sees a lady (the novella gives only her initial: Madame de T.); she is a friend of the Comtesse whose lover is the Chevalier. She requests that he see her home after the performance. Surprised by this unequivocal move, and the more disconcerted because he knows Madame de T.‘s favorite, a certain Marquis (we never learn his name; we have entered the world of secrecy, where there are no names), the mystified Chevalier finds himself in the carriage beside the lovely lady. After a smooth and pleasant journey, the coach draws to a stop in the countryside, at the chateau’s front steps, where Madame de T.‘s husband greets them sullenly. The three of them dine in a grim, taciturn atmosphere, then the husband excuses himself and leaves the two alone.

Then begins their night: a night shaped like a triptych, a night as an excursion in three stages: first, they walk in the park; next, they make love in a pavilion; last, they continue the lovemaking in a secret chamber of the chateau.

At daybreak they separate. Unable to find his room in the maze of corridors, the Chevalier returns to the park, where, to his astonishment, he encounters the Marquis, the very man he

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This is what Vivant Denon’s novella tells: a gentleman of twenty goes to the theater one evening. (Neither his name nor his title is mentioned, but I imagine him a chevalier.) In the next box he

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knows to be Madame de T.‘s lover. The Marquis, who has just arrived at the chateau, greets him cheerfully and tells him the reason for the mysterious invitation: Madame de T. needed a screen so that he, the Marquis, would remain unsuspected by the husband. Delighted that the ruse has worked, he taunts the Chevalier who was made to carry out the highly ridiculous mission of fake lover. Exhausted from the night of love, the young man leaves for Paris in the small chaise provided by the grateful Marquis.

Entitled Point de lendemain (No Tomorrow), the novella was published for the first time in 1777; the author’s name was supplanted (since we are in the world of secrecy) by six enigmatic letters, M.D.G.O.D.R., which, if so inclined, one might read as: “M. Denon, Gentilhomme Ordinaire du RoF (Monsieur Denon, Gentleman-in-waiting to the King). Then, in a very small printing and completely anonymous, it was published again in 1779, and it reappeared the following year under the name of another writer. Further editions appeared in 1802 and in 1812, still without the true author’s name; after a half century of neglect, it appeared again in 1866.

Since then it was credited to Vivant Denon, and over this century, its reputation has grown steadily. Today it figures among the literary works that seem best to represent the art and the spirit of the eighteenth century.

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In everyday language, the term “hedonism” denotes an amoral tendency to a life of sensuality, if not of outright vice. This is inaccurate, of course: Epicurus, the first great theoretician of pleasure, had a highly skeptical understanding of the happy life: pleasure is the absence of suffering. Suffering, then, is the fundamental notion of hedonism: one is happy to the degree that one can avoid suffering, and since pleasures often bring more unhappiness than happiness, Epicurus advises only such pleasures as are prudent and modest. Epicurean wisdom has a melancholy backdrop: flung into the world’s misery, man sees that the only clear and reliable value is the pleasure, however paltry, that he can

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feel for himself: a gulp of cool water, a look at the sky (at God’s windows), a caress.

Modest or not, pleasures belong only to the person who experiences them, and a philosopher could justifiably criticize hedonism for its grounding in the self. Yet, as I see it, the Achilles’ heel of hedonism is not that it is self-centered but that it is (ah, would that I were mistaken!) hopelessly Utopian: in fact, I doubt that the hedonist ideal could ever be achieved; Fm afraid the sort of life it advocates for us may not be compatible with human nature.

The art of the eighteenth century drew pleasures out from the fog of moral prohibitions; it brought about the frame of mind we call “libertine,” which beams from the paintings of Fragonard and Watteau, from the pages of Sade, Crebillon the younger, or Charles Duclos. It is why my young friend Vincent adores that century and why, if he could, he would wear the Marquis de Sade’s profile as a badge on his lapel. I share his admiration, but I add (without being really heard) that the true greatness of that art consists not in some propaganda or other for hedonism but in its analysis. That is the reason I consider Les Liaisons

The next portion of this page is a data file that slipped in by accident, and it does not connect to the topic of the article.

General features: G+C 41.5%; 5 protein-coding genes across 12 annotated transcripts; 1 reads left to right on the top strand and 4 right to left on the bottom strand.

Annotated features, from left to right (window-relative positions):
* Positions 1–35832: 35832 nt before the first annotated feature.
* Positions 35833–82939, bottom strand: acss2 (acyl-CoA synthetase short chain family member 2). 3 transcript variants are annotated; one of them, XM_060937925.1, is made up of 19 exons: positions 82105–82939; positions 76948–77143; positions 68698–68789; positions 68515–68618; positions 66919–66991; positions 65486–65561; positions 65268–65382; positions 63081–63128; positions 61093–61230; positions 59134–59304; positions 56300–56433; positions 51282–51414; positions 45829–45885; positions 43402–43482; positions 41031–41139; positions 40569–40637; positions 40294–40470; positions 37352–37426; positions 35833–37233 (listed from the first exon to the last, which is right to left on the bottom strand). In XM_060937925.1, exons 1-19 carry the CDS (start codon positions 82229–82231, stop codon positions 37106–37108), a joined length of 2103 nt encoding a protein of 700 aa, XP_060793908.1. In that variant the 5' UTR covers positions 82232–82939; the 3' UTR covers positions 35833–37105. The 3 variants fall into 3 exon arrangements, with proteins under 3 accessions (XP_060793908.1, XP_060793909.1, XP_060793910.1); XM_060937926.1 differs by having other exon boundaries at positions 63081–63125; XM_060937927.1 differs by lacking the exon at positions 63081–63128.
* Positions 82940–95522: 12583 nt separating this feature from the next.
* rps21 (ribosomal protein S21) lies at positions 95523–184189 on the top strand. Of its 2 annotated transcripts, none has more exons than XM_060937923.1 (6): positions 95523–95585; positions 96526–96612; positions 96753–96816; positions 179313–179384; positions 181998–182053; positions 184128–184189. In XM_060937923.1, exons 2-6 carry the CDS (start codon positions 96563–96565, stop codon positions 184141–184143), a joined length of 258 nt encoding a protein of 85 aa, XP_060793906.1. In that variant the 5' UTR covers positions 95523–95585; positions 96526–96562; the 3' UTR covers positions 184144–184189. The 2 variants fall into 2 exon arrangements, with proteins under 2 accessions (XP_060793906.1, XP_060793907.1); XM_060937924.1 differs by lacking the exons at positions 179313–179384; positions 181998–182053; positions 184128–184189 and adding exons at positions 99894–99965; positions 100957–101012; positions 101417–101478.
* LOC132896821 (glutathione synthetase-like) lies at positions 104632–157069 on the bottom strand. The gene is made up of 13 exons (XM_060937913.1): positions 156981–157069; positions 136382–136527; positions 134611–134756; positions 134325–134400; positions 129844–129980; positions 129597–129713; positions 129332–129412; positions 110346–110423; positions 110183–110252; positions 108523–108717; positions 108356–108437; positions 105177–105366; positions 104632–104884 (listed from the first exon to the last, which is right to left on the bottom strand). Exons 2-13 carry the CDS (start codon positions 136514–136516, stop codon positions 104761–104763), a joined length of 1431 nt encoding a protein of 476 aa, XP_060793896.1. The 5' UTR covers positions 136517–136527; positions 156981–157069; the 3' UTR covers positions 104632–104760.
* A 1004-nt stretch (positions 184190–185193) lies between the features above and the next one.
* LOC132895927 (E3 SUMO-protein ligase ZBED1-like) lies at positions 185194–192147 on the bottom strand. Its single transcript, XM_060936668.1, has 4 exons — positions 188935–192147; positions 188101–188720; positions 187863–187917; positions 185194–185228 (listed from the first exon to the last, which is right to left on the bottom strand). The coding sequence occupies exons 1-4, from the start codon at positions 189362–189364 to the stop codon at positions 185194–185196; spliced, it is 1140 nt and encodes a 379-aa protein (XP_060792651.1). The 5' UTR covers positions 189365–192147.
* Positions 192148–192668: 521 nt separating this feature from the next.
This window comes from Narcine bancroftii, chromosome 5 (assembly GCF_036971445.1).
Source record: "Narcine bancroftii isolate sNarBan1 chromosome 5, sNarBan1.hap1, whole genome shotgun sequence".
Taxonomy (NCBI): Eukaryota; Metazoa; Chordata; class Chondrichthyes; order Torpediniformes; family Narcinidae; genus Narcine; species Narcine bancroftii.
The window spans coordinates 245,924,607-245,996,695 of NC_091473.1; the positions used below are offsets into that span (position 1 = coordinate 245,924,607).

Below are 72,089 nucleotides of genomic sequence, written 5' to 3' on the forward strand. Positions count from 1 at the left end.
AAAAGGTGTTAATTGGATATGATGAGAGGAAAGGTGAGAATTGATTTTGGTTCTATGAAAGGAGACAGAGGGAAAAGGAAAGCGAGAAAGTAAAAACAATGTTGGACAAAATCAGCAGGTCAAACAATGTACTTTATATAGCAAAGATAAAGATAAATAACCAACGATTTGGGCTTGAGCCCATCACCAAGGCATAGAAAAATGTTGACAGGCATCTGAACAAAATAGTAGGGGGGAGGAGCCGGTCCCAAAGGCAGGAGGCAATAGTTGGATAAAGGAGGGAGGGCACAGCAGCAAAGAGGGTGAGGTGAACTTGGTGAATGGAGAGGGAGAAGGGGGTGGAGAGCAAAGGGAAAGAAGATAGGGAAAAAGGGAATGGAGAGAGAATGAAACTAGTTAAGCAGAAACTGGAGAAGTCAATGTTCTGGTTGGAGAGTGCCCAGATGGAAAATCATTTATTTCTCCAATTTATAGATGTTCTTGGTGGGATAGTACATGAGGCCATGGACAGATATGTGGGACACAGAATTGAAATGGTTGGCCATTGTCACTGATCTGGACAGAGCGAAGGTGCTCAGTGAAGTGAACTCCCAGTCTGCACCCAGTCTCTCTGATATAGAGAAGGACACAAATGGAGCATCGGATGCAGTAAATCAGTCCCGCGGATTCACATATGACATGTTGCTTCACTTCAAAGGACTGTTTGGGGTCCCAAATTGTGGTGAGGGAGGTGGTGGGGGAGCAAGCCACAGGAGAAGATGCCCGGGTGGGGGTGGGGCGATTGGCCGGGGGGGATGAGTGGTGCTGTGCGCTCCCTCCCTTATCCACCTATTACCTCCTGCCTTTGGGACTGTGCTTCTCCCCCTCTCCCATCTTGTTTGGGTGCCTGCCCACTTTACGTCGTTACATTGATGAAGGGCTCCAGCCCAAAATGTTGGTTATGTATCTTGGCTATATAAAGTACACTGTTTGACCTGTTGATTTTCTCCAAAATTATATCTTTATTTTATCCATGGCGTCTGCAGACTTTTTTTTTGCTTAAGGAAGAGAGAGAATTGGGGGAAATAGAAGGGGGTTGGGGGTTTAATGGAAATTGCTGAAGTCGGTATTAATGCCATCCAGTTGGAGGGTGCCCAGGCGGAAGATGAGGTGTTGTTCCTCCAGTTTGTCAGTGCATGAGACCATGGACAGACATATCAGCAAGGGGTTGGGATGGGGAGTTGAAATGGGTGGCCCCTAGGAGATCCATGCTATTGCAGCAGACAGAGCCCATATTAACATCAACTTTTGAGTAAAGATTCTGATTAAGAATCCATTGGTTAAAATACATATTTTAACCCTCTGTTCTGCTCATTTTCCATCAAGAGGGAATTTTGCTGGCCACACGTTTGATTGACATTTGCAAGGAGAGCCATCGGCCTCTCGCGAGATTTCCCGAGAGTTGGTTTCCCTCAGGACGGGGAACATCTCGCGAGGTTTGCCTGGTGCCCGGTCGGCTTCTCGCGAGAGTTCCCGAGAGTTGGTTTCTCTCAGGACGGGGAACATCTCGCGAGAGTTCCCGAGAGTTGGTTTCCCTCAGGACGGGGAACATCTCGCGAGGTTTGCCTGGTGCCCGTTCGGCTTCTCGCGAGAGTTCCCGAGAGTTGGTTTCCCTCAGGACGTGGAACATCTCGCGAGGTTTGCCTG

dangereuses, by Choderlos de Laclos, to be one of the greatest novels of all time.

Its characters are concerned only with the conquest of pleasure. Nonetheless, little by little the reader comes to see that it is less the pleasure than the conquest that attracts them. That it is not the desire for pleasure but the desire for victory that is calling the tune. That what first appears to be a merrily obscene game shifts imperceptibly and ineluctably into a life-and-death struggle. But what does struggle have to do with hedonism? Epicurus wrote: “The wise man seeks no activity related to struggle.”

The epistolary form of Les Liaisons dangereuses is not merely a technical procedure that could easily be replaced by another. The form is eloquent in itself, and it tells us that whatever the characters have undergone they have undergone for the sake of telling about it, for transmitting, communicating, confessing, writing it. In such a world, where everything gets told, the weapon that is both most readily available and most deadly is disclosure. Valmont, the novel’s hero, sends the woman he has seduced a farewell letter that will destroy her; and it is his

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lady friend, the Marquise de Merteuil, who dictated it to him, word for word. Later, out of vengeance, the Merteuil woman shows a confidential letter of Valmont’s to his rival; the latter challenges him to a duel, and Valmont dies. After his death, the intimate correspondence between him and Merteuil will be disclosed, and the Marquise will end her days scorned, hounded, and banished.

Nothing in this novel stays a secret exclusive to two persons; everyone seems to live inside an enormous resonating seashell where every whispered word reverberates, swells, into multiple and unending echoes. When I was small, people would tell me that if I set a shell against my ear I would hear the immemorial murmur of the sea. In that same way, every word pronounced in the Laclosian world goes on being heard forever. Is that what it is, the eighteenth century? Is that the famous paradise of pleasure? Or has mankind always lived inside such a resonating shell, without realizing it? Whatever the case, a resonating seashell—that’s not the world of Epicurus, who commanded his disciples: “You shall live hidden!”